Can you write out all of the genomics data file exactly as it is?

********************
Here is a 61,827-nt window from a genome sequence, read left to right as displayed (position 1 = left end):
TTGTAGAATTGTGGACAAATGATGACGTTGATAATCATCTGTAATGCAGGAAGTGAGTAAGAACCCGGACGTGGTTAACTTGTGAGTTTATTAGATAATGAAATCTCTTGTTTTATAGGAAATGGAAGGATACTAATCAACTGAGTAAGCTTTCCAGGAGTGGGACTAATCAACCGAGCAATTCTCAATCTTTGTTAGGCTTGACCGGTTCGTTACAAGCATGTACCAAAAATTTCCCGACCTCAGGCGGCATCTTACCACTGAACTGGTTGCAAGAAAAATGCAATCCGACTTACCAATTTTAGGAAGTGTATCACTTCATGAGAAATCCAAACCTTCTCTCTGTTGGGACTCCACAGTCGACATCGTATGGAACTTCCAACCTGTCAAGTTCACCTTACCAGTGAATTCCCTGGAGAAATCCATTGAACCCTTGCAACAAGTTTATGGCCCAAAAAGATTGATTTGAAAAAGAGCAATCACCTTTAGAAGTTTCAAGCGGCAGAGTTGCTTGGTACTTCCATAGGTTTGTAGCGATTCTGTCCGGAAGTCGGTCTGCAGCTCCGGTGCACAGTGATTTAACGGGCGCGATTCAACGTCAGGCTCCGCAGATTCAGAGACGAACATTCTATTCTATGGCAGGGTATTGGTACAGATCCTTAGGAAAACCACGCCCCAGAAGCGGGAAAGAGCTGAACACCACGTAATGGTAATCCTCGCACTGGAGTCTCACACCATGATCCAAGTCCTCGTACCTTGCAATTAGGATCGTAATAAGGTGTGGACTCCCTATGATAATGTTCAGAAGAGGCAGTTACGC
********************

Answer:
Here is a 61,827-nt window from a genome sequence, read left to right as displayed (position 1 = left end):
TTGTAGAATTGTGGACAAATGATGACGTTGATAATCATCTGTAATGCAGGAAGTGAGTAAGAACCCGGACGTGGTTAACTTGTGAGTTTATTAGATAATGAAATCTCTTGTTTTATAGGAAATGGAAGGATACTAATCAACTGAGTAAGCTTTCCAGGAGTGGGACTAATCAACCGAGCAATTCTCAATCTTTGTTAGGCTTGACCGGTTCGTTACAAGCATGTACCAAAAATTTCCCGACCTCAGGCGGCATCTTACCACTGAACTGGTTGCAAGAAAAATGCAATCCGACTTACCAATTTTAGGAAGTGTATCACTTCATGAGAAATCCAAACCTTCTCTCTGTTGGGACTCCACAGTCGACATCGTATGGAACTTCCAACCTGTCAAGTTCACCTTACCAGTGAATTCCCTGGAGAAATCCATTGAACCCTTGCAACAAGTTTATGGCCCAAAAAGATTGATTTGAAAAAGAGCAATCACCTTTAGAAGTTTCAAGCGGCAGAGTTGCTTGGTACTTCCATAGGTTTGTAGCGATTCTGTCCGGAAGTCGGTCTGCAGCTCCGGTGCACAGTGATTTAACGGGCGCGATTCAACGTCAGGCTCCGCAGATTCAGAGACGAACATTCTATTCTATGGCAGGGTATTGGTACAGATCCTTAGGAAAACCACGCCCCAGAAGCGGGAAAGAGCTGAACACCACGTAATGGTAATCCTCGCACTGGAGTCTCACACCATGATCCAAGTCCTCGTACCTTGCAATTAGGATCGTAATAAGGTGTGGACTCCCTATGATAATGTTCAGAAGAGGCAGTTACGC